This is a brilliant little book. The sections on Buddhist history and art didn't tickle my fancy but two-thirds of the book were spot on, with straight forward explanations that made concepts easy to grasp.
Buddhism began with Siddhartha Gautama (563 BC - 483 BC) as a way of thinking and not as a religion. While the religious and spiritual aspects have grown and evolved over time, the core focus remains on the four noble truths and on changing how you think by following the transformational eightfold path. Buddhism is all about 'waking up' to reality and it is this appeal to internal experience and cognitive development that I find attractive, along with idea that Buddhism is fluid framework that should be left behind for findings more useful; the analogy of thinking of Buddhism as a raft is often used - once you have crossed the river with it, you don't need to keep carrying it on your back.
For more useful information go to : http://www.buddhanet.net/
Also see Sam Harris on why Buddhism should be done away with as a religion. I'm with him on most of his points, and also view Buddhism as 'nothing' more than a kind of contemplative science.
Some notes and quotes
The Four Noble Truths
These are at the core of Buddhism.
1. Recognise/Accept and face the suffering in life.
Trauma of birth, pain and discomforts of sickness, fear of death, suffer from things we dislike, suffer from separation from things we love.
2. Recognise the roots of suffering.
Contemplate impermanence and how lasting satisfaction is evasive.
3. Explore how to put an end to suffering.
Appreciate things as they are, letting go of craving and the hating of suffering. Get the most out of the moment.
4. Define a method that will lead to an enlightened life, happy and free from suffering.
Buddha offered the eightfold path.
The Eightfold Path
Not about following in sequence, but about doing all together.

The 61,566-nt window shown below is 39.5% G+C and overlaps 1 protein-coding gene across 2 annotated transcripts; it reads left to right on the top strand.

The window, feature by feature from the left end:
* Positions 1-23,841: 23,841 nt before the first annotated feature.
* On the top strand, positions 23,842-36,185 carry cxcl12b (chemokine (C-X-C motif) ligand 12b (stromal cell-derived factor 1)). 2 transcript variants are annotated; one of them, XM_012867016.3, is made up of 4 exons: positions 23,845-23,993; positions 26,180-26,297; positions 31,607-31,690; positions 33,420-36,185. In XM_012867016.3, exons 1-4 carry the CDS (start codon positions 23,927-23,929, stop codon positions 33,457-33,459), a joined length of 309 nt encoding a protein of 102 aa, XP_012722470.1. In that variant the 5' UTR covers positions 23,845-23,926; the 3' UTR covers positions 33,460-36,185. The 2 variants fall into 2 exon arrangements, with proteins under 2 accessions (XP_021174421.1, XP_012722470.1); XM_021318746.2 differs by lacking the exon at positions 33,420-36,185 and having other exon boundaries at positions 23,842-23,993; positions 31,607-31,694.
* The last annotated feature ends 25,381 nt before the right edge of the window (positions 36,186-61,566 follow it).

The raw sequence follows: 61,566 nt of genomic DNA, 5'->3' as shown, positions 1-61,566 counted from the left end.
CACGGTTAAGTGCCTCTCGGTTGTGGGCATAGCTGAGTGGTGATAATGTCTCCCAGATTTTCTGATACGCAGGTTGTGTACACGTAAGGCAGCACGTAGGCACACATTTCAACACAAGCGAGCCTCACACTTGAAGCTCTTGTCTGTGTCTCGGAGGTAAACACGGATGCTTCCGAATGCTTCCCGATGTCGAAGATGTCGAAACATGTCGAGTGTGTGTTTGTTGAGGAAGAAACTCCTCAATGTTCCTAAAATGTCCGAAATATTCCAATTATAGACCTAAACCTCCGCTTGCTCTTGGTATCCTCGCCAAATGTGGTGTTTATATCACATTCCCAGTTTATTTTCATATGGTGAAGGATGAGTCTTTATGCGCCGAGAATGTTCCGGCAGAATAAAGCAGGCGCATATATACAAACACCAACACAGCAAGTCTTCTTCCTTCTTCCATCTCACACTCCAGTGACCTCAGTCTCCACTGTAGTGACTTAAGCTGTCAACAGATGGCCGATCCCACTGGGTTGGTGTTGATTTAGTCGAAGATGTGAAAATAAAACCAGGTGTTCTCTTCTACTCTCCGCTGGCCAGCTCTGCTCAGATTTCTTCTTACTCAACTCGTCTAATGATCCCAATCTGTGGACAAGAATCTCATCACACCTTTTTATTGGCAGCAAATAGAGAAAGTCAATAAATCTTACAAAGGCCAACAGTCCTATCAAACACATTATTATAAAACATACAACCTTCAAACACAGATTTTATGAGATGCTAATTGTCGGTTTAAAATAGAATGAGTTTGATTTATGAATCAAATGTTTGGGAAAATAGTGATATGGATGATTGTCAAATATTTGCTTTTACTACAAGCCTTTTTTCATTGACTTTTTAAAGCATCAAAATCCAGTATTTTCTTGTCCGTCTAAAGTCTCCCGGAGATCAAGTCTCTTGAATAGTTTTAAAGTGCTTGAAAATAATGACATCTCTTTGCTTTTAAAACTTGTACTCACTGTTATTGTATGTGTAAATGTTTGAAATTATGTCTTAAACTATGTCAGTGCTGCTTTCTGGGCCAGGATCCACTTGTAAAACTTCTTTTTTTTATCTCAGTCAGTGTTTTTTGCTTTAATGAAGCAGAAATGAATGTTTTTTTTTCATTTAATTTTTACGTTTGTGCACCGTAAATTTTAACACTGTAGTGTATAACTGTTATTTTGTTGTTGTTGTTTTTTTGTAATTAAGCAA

Right Views: About awareness of attitudes, evaluating attitudes and developing right attitudes.
Right Intent: About examining your intent and motivations (wholesome?) and summoning the right intent.
Right Speech: About listening to your internal speech, hearing the tones, words of yourself and of others, recognising obstacles to right speech, and changing toward right speech. (e.g. truth, harmony, vs criticising, gossip, etc).
Right Action: Avoid destroying life, don't steal, etc (5 precepts)
Right Livelihood: Avoid causing harm, assess the work you do, work with awareness, etc.
Right Effort: Starts with resolve, a decision and a commitment (when you really want something you will usually try to get it); setting yourself for full engagement. Work is required to overcome 'blocking' habits. Training of attention is key. Practise focusing on one thing around your for a few minutes, and then direct the power of attention to the steps on the 8-fold path.
- An approach to life, orientating yourself with alertness and complete presence, deepening your life experience (vs being foggy and vague and driven by impulse.)
- Involves being observational and non-judgemental, and not jumping to conclusions of others or yourself.
- Try observing yourself (physical + personality) factually and non-judgementally, in the moment. Pay attention to the details (posture, etc).
- Delve into mindful breathing. Benevolently observe mindfulness of feelings; pleasant (2ndry reaction: don't want to stop - clinging); unpleasant (2ndry reaction: want to stop - reject); neutral. Build awareness by noticing your feeling and thinking, your mental processes and perceptions. You can start to drop the -ve states. Think about the impermanence of your feelings. Emotions are an important part of living.